Open Letter to All Psychologists: What about our COVID-19 response?

As psychologists, it is our professional and ethical responsibility to act and offer help in the time of the COVID-19 pandemic.

It is high time we take responsibility in contributing to the fight against the COVID-19 pandemic. As communities around the planet transition to living in isolation until further notice, we must think about ways in which our profession can take its part in the global response.

Social distancing and isolation have been introduced in most of the countries and communities worldwide. Isolation comes with societal as well as individual-level consequences, including stress, anxiety, feeling of uncertainty and loneliness, just to mention a few. These conditions are difficult to manage for everyone, let alone those with pre-existing mental health problems. Meanwhile, management of such conditions is one of the priority areas of Psychology as a discipline. It is our duty to help.

The Code of Ethics and Conduct of The British Psychological Society consists of four key ethical principles, one of which is Responsibility. The document describes the shared value of Responsibility as follows:

“Psychologists value their responsibilities to persons and peoples, to the general public, and to the profession and science of Psychology, including the avoidance of harm and the prevention of misuse or abuse of their contribution to society.” (Code of Ethics and Conduct, BPS, 2018)

In my understanding, this responsibility to persons and peoples should include responding to such a global crisis that we are living right now. Moreover, since the COVID-19 pandemic has a direct impact on the mental health and well-being of our communities through social distancing, taking this responsibility up is even more important.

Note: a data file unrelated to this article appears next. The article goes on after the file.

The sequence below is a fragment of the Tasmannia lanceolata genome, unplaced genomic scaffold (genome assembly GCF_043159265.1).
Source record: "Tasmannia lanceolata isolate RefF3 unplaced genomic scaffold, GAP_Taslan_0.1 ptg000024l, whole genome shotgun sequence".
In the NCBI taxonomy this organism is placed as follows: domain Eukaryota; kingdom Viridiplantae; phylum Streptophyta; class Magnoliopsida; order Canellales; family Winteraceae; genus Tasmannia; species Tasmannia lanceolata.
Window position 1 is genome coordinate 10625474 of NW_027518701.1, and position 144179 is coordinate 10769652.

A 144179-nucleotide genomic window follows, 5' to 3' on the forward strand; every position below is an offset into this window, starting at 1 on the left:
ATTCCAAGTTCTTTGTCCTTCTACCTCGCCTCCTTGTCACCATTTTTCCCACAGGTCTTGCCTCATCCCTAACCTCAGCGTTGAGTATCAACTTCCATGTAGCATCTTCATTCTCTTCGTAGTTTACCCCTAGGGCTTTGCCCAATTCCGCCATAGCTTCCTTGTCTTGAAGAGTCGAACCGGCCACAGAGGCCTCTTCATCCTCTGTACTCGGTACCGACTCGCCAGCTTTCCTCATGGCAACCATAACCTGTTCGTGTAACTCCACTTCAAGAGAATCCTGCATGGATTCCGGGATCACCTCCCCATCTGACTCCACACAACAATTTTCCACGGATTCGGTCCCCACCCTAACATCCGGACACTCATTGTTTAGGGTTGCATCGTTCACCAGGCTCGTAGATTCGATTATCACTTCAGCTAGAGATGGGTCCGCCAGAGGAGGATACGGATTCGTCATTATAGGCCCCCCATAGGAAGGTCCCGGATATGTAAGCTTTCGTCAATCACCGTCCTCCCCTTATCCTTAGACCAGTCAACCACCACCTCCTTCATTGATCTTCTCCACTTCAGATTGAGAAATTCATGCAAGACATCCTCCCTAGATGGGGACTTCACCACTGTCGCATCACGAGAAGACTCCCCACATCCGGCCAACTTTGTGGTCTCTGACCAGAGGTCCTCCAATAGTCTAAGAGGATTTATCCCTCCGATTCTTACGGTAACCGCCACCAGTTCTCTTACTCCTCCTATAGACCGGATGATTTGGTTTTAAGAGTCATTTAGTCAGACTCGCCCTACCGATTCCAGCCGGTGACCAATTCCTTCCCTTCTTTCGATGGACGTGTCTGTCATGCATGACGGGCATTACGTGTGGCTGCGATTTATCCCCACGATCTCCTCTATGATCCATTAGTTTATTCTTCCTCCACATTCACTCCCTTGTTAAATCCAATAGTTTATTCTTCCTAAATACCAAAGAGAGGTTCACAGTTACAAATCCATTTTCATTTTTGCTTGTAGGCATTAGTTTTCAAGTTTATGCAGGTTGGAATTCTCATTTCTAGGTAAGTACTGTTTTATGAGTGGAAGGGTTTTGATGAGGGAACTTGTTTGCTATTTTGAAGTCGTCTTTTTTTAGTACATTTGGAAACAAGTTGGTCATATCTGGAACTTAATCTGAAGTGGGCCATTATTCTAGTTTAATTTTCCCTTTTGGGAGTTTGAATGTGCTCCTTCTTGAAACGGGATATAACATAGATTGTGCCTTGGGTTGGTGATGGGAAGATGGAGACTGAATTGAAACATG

We, as psychologists, can contribute to the COVID-19 global response in at least two key ways.

  1. Psychologists with clinical and mental health advisory experience (clinical psychologists, applied psychologists, mental health advisors, etc.) can design a volunteer scheme whereby they offer freely available online mental health support for those in need. We are already working on such a scheme with psychologists from Eötvös Loránd University, Hungary. I emailed the British Psychological Society to initiate the same in the United Kingdom. We must avoid causing harm and act within our competence – making sure that volunteers only act within their power, control and management (as also stated in the Code of Ethics and Conduct.)
  2. Research psychologists can have a major impact by researching our communities in the time of crisis. Existing initiatives include that of the Psychological Science Accelerator.

Acute response is critical. It is time for well-thought and immediate decisions. I encourage all fellow psychologists to think about the points above, discuss, share thoughts and act.

Best wishes from Budapest,

Zsófia Szlamka


PhD Candidate, King’s College London

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